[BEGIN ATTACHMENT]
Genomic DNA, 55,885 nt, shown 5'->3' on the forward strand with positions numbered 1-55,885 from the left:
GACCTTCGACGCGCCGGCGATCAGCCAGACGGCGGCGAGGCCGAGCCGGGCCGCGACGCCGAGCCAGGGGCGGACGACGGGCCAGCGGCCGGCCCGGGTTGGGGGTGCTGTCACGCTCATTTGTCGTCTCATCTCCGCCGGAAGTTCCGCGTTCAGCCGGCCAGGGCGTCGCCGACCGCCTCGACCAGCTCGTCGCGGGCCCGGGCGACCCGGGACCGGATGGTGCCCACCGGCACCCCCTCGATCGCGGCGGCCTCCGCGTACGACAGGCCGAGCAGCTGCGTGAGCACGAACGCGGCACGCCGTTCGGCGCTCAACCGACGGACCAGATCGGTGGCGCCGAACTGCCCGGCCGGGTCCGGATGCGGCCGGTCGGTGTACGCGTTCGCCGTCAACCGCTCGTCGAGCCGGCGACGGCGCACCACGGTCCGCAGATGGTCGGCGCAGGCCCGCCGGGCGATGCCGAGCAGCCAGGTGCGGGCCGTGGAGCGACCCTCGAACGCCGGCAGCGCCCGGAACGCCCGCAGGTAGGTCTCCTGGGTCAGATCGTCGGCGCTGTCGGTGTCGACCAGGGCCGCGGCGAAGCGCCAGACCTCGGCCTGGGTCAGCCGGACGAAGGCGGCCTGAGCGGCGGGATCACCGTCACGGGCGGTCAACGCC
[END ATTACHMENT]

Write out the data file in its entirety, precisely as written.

Genomic DNA, 55,885 nt, shown 5'->3' on the forward strand with positions numbered 1-55,885 from the left:
GACCTTCGACGCGCCGGCGATCAGCCAGACGGCGGCGAGGCCGAGCCGGGCCGCGACGCCGAGCCAGGGGCGGACGACGGGCCAGCGGCCGGCCCGGGTTGGGGGTGCTGTCACGCTCATTTGTCGTCTCATCTCCGCCGGAAGTTCCGCGTTCAGCCGGCCAGGGCGTCGCCGACCGCCTCGACCAGCTCGTCGCGGGCCCGGGCGACCCGGGACCGGATGGTGCCCACCGGCACCCCCTCGATCGCGGCGGCCTCCGCGTACGACAGGCCGAGCAGCTGCGTGAGCACGAACGCGGCACGCCGTTCGGCGCTCAACCGACGGACCAGATCGGTGGCGCCGAACTGCCCGGCCGGGTCCGGATGCGGCCGGTCGGTGTACGCGTTCGCCGTCAACCGCTCGTCGAGCCGGCGACGGCGCACCACGGTCCGCAGATGGTCGGCGCAGGCCCGCCGGGCGATGCCGAGCAGCCAGGTGCGGGCCGTGGAGCGACCCTCGAACGCCGGCAGCGCCCGGAACGCCCGCAGGTAGGTCTCCTGGGTCAGATCGTCGGCGCTGTCGGTGTCGACCAGGGCCGCGGCGAAGCGCCAGACCTCGGCCTGGGTCAGCCGGACGAAGGCGGCCTGAGCGGCGGGATCACCGTCACGGGCGGTCAACGCC